Wednesday, January 15, 2014

Chasing the Numbers

            Chasing numbers can be a motivational tool for some, and for others it can almost become a challenge to mentally overcome.  I log my yards and miles and watch them add up every week, every month, and every year now.  In 2013, I swam almost 500,000 yards, ran over 1,300 miles, biked almost 4,500 miles, and had a baby.  It was a big year for sure!
            At the YMCA I work at, there is currently a challenge going on called the “Frozen Hodag Ultra Tri.”  The challenge includes 44,000 yards of swimming, 225 miles of biking, and 60 miles of running, to be completed over the course of three months (December through February).  For some of those participating in the challenge, it is a source of motivation to do more than what they were doing before, or to try a new sport in order to complete all three aspects of it.
Last summer when I was in my build period for my first half-iron distance triathlon, I chased training goal numbers (10,000 yards of swimming, 35-40 miles of running, and 180 miles on the bike) during my biggest weeks.  I wanted 4,000 yards for my longest swim, 11 miles for my longest run, and completed 76 miles for my longest ride.  I have goals for my training blocks as well.
            It can be difficult to back off the pursuit of yards and miles though, especially for volume junkies.  The transition to a new training block focus can also be tough to back off my last sport focus.  I recently completed my swim block, averaging close to 15,000 yards per week.  Now it can be difficult to mentally accept less than 10,000 per week, as it seems so little, yet in reality, that’s still quite a bit of swimming.  It’s also been hard to back off my running.  During my marathon training, I had weeks of 40-45 miles of running.  Now I am making myself settle for a mere 20 miles per week, and only six days of running versus my normal seven.  Is that really enough though to fully reap the benefits of my current key focus (the bike)?  These are the questions every self-coached triathlete must ask themselves as they seek to find that balance.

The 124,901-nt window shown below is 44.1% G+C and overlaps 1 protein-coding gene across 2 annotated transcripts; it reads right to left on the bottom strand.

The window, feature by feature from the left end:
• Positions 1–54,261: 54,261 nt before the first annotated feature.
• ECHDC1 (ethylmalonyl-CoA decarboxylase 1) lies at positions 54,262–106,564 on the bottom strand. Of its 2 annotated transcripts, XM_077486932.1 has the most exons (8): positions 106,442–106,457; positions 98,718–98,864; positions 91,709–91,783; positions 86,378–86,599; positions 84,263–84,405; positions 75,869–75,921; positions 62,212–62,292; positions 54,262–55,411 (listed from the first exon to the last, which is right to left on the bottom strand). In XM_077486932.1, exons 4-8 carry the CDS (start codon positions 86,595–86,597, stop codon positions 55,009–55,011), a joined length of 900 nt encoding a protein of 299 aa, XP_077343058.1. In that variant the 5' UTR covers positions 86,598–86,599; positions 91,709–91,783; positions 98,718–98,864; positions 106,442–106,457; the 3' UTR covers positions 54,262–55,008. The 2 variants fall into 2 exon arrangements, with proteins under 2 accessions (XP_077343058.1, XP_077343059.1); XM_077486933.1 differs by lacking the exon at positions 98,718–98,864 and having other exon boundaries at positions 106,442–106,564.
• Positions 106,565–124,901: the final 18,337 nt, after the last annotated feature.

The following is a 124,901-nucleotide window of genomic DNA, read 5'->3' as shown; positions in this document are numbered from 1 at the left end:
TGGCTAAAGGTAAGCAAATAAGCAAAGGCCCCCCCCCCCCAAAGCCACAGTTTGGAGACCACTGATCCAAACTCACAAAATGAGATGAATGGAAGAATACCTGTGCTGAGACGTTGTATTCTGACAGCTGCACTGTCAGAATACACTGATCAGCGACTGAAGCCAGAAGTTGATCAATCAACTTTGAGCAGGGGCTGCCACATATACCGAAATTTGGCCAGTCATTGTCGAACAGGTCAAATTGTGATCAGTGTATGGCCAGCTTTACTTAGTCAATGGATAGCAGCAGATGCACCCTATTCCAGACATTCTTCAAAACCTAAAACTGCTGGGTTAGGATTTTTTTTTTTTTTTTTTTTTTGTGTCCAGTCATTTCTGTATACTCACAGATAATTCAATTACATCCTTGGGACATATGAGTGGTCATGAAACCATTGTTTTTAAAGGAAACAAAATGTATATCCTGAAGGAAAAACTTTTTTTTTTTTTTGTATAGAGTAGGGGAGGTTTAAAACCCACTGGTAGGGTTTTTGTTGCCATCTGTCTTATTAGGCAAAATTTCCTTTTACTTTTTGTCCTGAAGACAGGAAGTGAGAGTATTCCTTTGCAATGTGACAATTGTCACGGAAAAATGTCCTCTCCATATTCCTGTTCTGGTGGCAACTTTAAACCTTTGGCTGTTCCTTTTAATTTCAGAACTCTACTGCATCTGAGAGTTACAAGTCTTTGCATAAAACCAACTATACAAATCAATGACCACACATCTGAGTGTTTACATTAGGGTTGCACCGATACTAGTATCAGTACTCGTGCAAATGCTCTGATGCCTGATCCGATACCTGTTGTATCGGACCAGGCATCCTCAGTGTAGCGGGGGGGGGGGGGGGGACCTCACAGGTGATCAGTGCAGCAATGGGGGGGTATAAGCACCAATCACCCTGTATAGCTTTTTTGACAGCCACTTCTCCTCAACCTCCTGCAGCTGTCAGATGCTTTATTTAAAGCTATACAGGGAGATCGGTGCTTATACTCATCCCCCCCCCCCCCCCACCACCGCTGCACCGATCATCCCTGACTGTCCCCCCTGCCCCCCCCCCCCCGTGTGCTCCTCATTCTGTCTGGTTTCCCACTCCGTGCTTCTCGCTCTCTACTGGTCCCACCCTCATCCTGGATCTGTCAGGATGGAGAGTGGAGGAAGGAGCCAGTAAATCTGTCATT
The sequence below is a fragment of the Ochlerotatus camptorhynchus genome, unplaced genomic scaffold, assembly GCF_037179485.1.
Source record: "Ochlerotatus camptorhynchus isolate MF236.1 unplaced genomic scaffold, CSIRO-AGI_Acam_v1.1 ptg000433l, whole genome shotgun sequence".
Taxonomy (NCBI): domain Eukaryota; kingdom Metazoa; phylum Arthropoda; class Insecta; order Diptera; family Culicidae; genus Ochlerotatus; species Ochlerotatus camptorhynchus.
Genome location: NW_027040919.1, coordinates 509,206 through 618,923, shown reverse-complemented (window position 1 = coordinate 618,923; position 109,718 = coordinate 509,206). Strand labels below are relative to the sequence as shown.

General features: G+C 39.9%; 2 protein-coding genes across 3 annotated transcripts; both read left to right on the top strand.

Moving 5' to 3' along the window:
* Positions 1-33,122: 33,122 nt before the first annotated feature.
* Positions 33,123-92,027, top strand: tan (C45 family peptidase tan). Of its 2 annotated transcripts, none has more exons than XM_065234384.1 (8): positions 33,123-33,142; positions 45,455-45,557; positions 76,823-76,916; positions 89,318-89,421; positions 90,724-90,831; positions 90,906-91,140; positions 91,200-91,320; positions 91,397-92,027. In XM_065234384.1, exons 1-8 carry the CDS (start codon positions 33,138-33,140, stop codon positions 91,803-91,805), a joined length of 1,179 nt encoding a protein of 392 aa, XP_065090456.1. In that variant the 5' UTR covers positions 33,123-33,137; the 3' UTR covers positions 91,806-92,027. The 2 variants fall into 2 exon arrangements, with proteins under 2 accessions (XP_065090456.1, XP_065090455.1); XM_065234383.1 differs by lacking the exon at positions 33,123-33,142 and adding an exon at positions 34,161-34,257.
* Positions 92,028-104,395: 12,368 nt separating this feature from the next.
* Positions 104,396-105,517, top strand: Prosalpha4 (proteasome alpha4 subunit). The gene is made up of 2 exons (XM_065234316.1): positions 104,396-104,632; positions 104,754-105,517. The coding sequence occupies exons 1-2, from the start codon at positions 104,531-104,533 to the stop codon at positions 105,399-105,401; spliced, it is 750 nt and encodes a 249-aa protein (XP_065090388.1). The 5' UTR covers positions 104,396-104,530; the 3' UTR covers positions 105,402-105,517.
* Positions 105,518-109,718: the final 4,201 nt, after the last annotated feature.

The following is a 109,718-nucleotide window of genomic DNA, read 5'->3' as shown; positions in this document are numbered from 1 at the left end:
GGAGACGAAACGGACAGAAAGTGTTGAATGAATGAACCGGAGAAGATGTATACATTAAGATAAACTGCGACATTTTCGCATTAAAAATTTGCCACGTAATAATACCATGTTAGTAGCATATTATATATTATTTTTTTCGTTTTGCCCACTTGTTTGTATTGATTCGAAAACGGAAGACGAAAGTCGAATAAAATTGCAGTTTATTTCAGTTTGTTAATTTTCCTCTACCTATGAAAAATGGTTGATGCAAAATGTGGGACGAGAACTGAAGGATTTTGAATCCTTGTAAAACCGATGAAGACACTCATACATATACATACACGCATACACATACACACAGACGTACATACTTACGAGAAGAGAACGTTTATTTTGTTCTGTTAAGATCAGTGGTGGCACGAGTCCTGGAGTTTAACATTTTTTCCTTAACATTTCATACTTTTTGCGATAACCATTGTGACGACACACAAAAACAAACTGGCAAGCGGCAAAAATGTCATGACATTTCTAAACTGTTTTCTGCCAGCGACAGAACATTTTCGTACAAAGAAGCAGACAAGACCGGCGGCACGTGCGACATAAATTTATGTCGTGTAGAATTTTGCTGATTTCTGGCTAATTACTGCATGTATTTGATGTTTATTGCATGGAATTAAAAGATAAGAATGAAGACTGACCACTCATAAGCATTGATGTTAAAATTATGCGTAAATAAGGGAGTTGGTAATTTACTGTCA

Another benefit of numbers though, is that once you’ve done something, it doesn’t seem nearly as daunting or intimidating to do it again.  Once you’ve completed that 10K, half marathon, marathon, half-ironman, it just doesn’t seem as big of a deal anymore.  Once I biked 76 miles in training, that 56 miles for the race just didn’t seem so bad.  Maybe completing a sprint triathlon, or moving up in a distance, right now is intimidating for you.  It doesn’t have to stay that way though!  I used to insist that I was never going to do a half marathon, half-ironman, or marathon, yet now I have completed all three!  I would argue that I simply had no interest in taking on such distances.  I have discovered how much I have loved the challenge though.  What am I capable of?  My guess is that you are also capable of far more than you would expect as well.  How will you challenge yourself this year?

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